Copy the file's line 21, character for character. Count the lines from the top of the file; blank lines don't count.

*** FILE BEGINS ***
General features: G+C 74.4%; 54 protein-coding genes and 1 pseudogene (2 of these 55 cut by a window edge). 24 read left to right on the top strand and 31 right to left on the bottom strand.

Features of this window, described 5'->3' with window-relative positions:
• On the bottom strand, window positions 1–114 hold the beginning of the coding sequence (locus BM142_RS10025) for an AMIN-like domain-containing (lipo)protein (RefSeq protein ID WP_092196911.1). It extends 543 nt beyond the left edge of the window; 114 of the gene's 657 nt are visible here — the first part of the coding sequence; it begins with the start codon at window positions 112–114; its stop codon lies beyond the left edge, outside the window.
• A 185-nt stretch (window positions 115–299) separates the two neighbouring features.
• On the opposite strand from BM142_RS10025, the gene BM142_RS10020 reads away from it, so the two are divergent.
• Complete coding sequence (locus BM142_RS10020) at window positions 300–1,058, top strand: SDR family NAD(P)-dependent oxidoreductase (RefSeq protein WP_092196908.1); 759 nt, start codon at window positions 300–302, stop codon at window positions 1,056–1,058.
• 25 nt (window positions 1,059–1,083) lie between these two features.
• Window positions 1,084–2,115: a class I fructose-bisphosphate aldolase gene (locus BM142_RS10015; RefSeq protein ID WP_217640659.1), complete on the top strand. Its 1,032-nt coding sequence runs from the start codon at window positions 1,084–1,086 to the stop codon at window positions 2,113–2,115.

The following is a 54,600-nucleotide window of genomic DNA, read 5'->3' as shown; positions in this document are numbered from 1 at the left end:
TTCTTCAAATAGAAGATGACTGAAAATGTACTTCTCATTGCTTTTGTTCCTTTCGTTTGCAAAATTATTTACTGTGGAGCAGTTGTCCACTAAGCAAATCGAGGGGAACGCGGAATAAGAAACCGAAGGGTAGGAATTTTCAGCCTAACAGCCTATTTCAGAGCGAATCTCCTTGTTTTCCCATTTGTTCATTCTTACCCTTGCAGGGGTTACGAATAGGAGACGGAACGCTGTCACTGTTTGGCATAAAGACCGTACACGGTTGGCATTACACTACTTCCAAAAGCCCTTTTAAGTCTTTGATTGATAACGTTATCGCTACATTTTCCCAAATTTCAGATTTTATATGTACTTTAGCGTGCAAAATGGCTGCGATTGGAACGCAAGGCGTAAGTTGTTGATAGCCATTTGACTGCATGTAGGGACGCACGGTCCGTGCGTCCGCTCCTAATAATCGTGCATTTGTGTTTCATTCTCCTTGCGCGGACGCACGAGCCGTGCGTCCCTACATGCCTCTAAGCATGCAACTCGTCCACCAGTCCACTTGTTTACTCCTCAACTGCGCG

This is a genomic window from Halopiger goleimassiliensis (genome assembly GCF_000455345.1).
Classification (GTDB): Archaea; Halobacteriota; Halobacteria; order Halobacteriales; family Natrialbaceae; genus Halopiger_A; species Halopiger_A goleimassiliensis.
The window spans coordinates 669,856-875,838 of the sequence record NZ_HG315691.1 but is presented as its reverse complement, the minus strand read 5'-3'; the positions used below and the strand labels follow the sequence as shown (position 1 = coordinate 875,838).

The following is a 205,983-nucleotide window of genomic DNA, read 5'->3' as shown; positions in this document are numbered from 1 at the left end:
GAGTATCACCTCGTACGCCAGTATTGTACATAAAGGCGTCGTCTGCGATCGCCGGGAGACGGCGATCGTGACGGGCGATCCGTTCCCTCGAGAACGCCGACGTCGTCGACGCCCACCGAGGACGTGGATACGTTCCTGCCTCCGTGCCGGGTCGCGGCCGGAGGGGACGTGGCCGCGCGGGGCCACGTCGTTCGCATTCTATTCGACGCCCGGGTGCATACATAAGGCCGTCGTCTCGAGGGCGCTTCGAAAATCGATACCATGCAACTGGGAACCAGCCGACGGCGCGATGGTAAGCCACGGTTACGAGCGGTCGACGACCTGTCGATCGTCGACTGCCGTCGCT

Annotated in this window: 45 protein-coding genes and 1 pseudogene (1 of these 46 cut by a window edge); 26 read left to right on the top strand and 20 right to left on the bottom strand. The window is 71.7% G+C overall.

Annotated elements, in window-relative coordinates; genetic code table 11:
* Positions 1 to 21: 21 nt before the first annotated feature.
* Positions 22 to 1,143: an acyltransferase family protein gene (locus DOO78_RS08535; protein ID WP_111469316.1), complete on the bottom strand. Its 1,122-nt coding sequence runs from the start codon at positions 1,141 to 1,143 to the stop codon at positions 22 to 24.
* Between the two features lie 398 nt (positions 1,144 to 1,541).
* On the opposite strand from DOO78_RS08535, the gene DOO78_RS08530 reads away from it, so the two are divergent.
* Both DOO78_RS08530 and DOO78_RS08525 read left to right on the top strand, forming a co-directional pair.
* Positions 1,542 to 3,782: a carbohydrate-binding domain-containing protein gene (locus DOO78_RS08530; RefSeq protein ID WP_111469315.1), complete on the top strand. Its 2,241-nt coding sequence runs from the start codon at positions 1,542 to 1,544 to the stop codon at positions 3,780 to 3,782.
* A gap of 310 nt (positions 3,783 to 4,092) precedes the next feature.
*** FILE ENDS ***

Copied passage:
* On the opposite strand from DOO78_RS08535, the gene DOO78_RS08530 reads away from it, so the two are divergent.